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Stopped bus? Stop car!

Chip Ellis
Third-graders at Mary C. Snow's West Side Elementary School prepare Friday to learn about safety when getting on and off the school bus.
Chip Ellis
State Superintendent of Schools Jorea Marple (left) talks to the students about bus safety. Marple says the number of drivers who illegally pass school buses in West Virginia alarms her.
Chip Ellis
School buses across West Virginia have been outfitted with new security cameras to capture the license plate numbers of drivers who illegally pass a stopped bus. About 450 drivers violate state law daily by passing buses, education officials say.
Chip Ellis
State Superintendent of Schools Jorea Marple boards the bus with third-graders from Mary C. Snow's West Side Elementary School to celebrate next week's National School Bus Safety Week.
CHARLESTON, W.Va. -- About 450 drivers illegally pass a stopped school bus and endanger children's lives on any given day in the state, police and state educators said Friday.Just hours after making that statement, educators learned that an 8-year-old Nicholas County girl was struck by a vehicle that reportedly didn't stop for a bus in Summersville.West Virginia Superintendent of Schools Jorea Marple said it's unbelievable to her that so many drivers endanger young lives by passing busses that are loading and unloading students. She hopes awareness during next week's National Bus Safety Week will stop drivers from passing buses and empower children to protect themselves.Cameras have been outfitted on buses throughout the state to record license plates of vehicles that pass illegally, she said."Just because there's not a policemen around doesn't mean you won't be prosecuted," Marple said.She joined Charleston police officers, West Virginia State Police troopers, and members of the state Prosecuting Attorneys Institute on Friday to educate third-graders at Mary C. Snow's West Side Elementary School.The students took a school bus trip around the block with Marple and Charleston Patrolman Jamie Wilson to learn more about the dangers of getting on and off the bus.Wilson explained to the children that drivers aren't allowed to pass or drive near the school bus when its stop sign has been extended. He made them promise to never cross in front of the bus without the bus driver's approval or before they first look both ways.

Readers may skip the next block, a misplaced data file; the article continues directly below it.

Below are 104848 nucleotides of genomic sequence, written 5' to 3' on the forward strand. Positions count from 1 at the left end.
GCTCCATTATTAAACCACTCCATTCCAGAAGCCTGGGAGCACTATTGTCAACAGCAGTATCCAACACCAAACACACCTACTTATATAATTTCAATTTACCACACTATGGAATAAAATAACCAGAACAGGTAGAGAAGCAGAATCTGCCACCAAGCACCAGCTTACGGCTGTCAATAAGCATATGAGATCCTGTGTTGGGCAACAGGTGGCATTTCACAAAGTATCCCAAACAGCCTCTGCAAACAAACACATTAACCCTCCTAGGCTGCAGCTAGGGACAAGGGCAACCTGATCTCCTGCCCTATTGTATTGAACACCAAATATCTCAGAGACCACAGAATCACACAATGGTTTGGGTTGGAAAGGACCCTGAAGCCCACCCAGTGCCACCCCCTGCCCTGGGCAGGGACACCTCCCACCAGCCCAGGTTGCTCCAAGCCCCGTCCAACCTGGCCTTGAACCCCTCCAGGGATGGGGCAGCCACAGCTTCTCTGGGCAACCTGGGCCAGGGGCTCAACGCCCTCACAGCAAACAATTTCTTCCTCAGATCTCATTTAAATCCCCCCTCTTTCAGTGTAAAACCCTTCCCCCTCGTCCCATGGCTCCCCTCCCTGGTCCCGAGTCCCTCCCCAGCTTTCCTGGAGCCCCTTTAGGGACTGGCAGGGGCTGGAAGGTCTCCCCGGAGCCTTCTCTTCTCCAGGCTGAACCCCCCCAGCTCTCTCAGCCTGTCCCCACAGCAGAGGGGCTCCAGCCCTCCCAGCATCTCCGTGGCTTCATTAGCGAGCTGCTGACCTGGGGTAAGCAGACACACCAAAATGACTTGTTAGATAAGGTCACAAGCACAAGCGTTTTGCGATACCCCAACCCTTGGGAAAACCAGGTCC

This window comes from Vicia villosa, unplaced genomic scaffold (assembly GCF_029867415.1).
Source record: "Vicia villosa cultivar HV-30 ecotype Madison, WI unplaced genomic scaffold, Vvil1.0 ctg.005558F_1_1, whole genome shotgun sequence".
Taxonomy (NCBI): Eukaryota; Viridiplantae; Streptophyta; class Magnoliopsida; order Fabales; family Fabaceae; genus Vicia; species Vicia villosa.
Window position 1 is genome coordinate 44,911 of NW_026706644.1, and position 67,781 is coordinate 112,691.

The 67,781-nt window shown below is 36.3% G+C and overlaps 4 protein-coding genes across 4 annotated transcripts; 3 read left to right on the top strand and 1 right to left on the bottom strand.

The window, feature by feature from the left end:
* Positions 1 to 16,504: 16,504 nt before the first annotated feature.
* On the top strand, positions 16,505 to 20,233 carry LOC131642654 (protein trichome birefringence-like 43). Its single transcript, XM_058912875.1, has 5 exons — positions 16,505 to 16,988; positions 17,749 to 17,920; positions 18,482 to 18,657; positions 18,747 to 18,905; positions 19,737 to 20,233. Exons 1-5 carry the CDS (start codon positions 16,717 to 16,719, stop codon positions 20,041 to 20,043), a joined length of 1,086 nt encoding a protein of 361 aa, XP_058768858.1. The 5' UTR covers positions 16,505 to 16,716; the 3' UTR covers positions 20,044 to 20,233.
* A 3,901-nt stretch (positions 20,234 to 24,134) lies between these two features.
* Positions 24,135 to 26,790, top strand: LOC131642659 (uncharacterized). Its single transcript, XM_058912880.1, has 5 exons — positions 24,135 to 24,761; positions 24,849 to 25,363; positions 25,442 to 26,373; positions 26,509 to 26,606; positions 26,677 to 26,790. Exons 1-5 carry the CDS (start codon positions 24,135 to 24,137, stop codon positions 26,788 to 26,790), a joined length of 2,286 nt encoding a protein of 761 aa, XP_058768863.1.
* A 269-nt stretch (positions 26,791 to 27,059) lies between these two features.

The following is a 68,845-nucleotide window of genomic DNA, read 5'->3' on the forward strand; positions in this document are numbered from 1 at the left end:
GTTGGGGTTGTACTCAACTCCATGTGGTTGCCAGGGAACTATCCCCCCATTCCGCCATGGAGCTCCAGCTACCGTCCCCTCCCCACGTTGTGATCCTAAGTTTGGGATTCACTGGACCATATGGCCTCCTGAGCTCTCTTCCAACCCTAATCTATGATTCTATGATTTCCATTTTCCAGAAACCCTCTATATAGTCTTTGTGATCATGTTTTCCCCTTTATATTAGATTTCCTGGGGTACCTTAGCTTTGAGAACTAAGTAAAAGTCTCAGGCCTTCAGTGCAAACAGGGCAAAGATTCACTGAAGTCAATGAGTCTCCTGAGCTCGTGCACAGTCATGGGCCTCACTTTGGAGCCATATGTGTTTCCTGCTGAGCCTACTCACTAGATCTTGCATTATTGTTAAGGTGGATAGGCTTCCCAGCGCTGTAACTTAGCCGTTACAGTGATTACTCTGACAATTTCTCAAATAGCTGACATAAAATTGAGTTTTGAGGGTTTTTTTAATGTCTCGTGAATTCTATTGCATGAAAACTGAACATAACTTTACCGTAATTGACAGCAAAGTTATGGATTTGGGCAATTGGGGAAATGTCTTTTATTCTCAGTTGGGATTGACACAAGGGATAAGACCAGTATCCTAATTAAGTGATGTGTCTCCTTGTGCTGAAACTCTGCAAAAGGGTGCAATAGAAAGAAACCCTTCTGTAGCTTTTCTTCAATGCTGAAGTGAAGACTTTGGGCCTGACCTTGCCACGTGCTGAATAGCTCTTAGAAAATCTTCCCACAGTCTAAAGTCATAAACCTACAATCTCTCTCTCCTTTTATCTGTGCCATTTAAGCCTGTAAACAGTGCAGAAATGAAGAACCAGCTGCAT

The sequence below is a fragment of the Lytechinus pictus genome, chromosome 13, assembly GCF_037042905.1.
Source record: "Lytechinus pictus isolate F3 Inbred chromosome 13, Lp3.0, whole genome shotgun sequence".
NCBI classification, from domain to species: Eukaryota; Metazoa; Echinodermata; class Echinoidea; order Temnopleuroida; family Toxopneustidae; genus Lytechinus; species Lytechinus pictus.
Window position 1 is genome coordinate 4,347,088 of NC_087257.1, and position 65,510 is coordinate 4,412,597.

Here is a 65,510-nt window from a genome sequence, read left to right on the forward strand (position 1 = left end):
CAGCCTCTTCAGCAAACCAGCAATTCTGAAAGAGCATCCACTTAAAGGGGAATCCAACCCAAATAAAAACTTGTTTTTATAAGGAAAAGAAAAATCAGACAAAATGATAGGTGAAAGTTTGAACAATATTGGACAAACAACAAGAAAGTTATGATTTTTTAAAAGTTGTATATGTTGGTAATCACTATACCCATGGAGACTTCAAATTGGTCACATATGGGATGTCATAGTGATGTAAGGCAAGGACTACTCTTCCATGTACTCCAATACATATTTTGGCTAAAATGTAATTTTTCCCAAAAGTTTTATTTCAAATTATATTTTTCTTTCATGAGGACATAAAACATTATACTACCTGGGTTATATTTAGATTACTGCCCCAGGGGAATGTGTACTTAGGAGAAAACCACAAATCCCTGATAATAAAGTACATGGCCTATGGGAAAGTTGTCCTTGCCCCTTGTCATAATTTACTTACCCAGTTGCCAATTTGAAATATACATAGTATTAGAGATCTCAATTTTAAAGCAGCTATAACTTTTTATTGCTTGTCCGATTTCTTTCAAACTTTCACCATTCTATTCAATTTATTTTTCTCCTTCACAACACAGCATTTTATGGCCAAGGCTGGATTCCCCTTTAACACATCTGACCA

No driver violated the law during the trip Friday, but Marple said it occurs too often around the state, every day.On an average day, about 450 drivers pass stopped school buses, according to a 2012 survey of bus drivers from 50 of the state's 55 counties. About 40 drivers illegally pass buses in Kanawha County, according to the survey.State Police Sgt. Michael Baylous said violators often are distracted or unaware of a bus stop sign. He said he hopes a state law that bans texting while driving will also benefit school-zone safety.The girl who was struck in Summersville on Friday got off a school bus at about 2:40 p.m., said Allison Barker, a coordinator with the state Department of Education's communications office. The girl was taken to CAMC General Hospital to undergo surgery on a fractured leg and ankle, Barker said. Barker said her injuries were not life-threatening.In 2007, Haven McCarthy, 6, of Lincoln County, was killed when she was hit by a car that illegally drove around a school bus. The driver pleaded guilty to a misdemeanor and was fined $50.Lawmakers responded with Haven's Law, which makes it a felony to illegally pass a school bus. A driver who kills a child can now spend up to 10 years in prison.National School Bus Safety Week will be celebrated Oct. 22-26.
Reach Travis Crum at or 304-348-5163.
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